Seelye and colleagues incorporated a graded cue hierarchy into technology-based prompts to assist with IADL completion (e.g., changing light bulb, cooking oatmeal)16. For example, when individuals with multi- or single-domain MCI (Mild Cognitive Impairment) and healthy older adults experienced difficulty with IADL completion, they received a pre-programmed prompt initiated by the experimenter through a laptop computer system. The prompting hierarchy began with a verbal indirect prompt that oriented the individual back to the task (e.g., “the oatmeal may burn if the stove is left on”), followed by a verbal direct prompt (e.g., “you can turn the stove off now”), and then a multimodal prompt (e.g., a video of a person appeared on computer screen turning the knob on the stove to the off position, along with a verbal direct prompt), if additional assistance was needed. Results revealed that multi-domain MCI participants nominally required significantly more prompts to accurately complete IADLs compared to single-domain MCI and healthy older adult participants. However, there was no significant difference in the average level of prompt needed, with all participants responding equally well to the lowest level of prompting available: indirect verbal. These findings suggest that an indirect prompt may be enough to orient individuals with MCI back to the task. Similarly, in a sample of individuals with Parkinson’s disease without dementia and healthy controls, Foster found that only a low level of cueing was necessary to facilitate IADL completion on the Performance Assessment of Self-care Skills, which assesses IADL completion within a laboratory context27. Although these studies identified the lowest level of prompt assistance required to support the accurate completion of IADLs, these studies did not examine prompt preferences.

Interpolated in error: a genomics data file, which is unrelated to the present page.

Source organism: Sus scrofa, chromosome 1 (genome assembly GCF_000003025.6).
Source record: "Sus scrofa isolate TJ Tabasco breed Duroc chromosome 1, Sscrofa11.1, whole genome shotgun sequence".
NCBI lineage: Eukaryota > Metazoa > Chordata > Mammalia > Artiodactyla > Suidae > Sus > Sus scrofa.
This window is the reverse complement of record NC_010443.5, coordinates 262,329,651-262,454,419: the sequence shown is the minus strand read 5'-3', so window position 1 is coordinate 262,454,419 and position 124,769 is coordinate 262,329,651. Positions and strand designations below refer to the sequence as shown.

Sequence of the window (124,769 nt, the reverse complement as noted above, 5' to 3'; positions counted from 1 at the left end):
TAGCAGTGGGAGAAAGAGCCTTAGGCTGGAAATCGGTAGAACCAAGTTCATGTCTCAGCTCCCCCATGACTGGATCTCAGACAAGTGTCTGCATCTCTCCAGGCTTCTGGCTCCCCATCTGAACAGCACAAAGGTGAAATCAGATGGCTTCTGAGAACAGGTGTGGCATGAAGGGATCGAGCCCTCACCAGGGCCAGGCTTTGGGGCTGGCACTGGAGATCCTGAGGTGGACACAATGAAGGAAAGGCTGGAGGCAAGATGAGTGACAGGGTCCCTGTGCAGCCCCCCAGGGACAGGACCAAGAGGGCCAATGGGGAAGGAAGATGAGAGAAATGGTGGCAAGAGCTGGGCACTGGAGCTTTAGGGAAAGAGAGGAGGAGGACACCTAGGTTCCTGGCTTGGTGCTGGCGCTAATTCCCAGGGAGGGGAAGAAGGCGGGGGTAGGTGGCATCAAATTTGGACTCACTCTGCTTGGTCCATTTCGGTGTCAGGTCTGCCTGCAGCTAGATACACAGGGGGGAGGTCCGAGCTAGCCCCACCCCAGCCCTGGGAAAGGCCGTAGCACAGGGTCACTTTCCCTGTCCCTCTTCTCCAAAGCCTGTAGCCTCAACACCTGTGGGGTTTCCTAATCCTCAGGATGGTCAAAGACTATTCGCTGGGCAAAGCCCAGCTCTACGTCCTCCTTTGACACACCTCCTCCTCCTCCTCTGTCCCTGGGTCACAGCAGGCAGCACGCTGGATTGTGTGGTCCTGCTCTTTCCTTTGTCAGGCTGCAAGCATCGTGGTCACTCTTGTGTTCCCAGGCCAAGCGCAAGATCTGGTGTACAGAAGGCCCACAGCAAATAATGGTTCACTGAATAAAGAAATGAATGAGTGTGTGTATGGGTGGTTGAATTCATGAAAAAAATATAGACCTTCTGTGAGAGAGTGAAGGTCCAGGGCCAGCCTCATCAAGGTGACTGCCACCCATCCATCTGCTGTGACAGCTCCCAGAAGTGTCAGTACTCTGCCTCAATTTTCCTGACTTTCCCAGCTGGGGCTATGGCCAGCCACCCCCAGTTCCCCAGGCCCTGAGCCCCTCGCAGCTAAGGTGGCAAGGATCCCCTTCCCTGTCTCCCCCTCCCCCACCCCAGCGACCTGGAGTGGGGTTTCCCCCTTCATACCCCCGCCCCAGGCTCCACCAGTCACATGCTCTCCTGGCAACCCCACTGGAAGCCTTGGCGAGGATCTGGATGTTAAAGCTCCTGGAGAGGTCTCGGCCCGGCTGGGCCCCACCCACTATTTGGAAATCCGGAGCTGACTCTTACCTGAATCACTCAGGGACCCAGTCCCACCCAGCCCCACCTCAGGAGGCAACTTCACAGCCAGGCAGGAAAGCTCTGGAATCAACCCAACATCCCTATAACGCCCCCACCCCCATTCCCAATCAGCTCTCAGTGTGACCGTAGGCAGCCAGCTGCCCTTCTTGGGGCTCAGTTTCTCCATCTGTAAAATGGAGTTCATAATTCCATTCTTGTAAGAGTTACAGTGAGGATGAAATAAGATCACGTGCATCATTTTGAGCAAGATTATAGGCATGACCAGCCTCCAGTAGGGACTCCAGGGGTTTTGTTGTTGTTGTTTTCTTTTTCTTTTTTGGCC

In considering prompt preference, self-efficacy is generally described as an individual’s belief in their capacity to execute behaviors and tasks28,29. Individuals with lower self-efficacy, compared to individuals with higher self-efficacy, are more likely to prefer to use strategies (e.g. lists, reminders) to complete everyday tasks30,31. Assistive technologies, such as prompting devices, can be considered helpful strategic devices that can assist individuals with completing IADLs accurately9. An individual who has low self-efficacy for their everyday cognitive functioning should be more likely to endorse requiring extra assistance32. Several studies have found a significant positive relationship between self-efficacy and objective measures of cognitive ability33,34. Thus, both subjective and objective measures may influence preference of prompt support level, such that individuals who have stronger cognitive abilities and/or perceive their cognitive abilities to be strong will report liking a less supportive prompt. Abandonment rate of assistive technology is high and older adults are more likely to utilize technologies they like and find beneficial14. Therefore, it is important to understand the preferences of older adults, with and without cognitive impairment, to establish and preserve use over time. The purpose of the current study is to evaluate preferences for different prompt modes among older adults with and without cognitive difficulties. We were especially interested in whether perceived and objective level of cognitive ability influences preference for type of prompt. The current study uses the same prompt modes as Seelye and colleagues (i.e., verbal indirect, verbal direct, and verbal direct/video multimodal prompts) to evaluate prompt mode preference16. In accordance with self-efficacy theory, we hypothesized that participants will show preference for higher levels of prompt support as their self-reported, or perceived, cognitive functioning declines. Furthermore, we hypothesized that participants who perform more poorly on objective cognitive measures will also show preference for a greater supportive prompt mode. Since executive functioning measures and memory measures have been found to significantly predict performance on IADLs1, the current study focuses on these cognitive factors and their relationship with prompt mode preferences.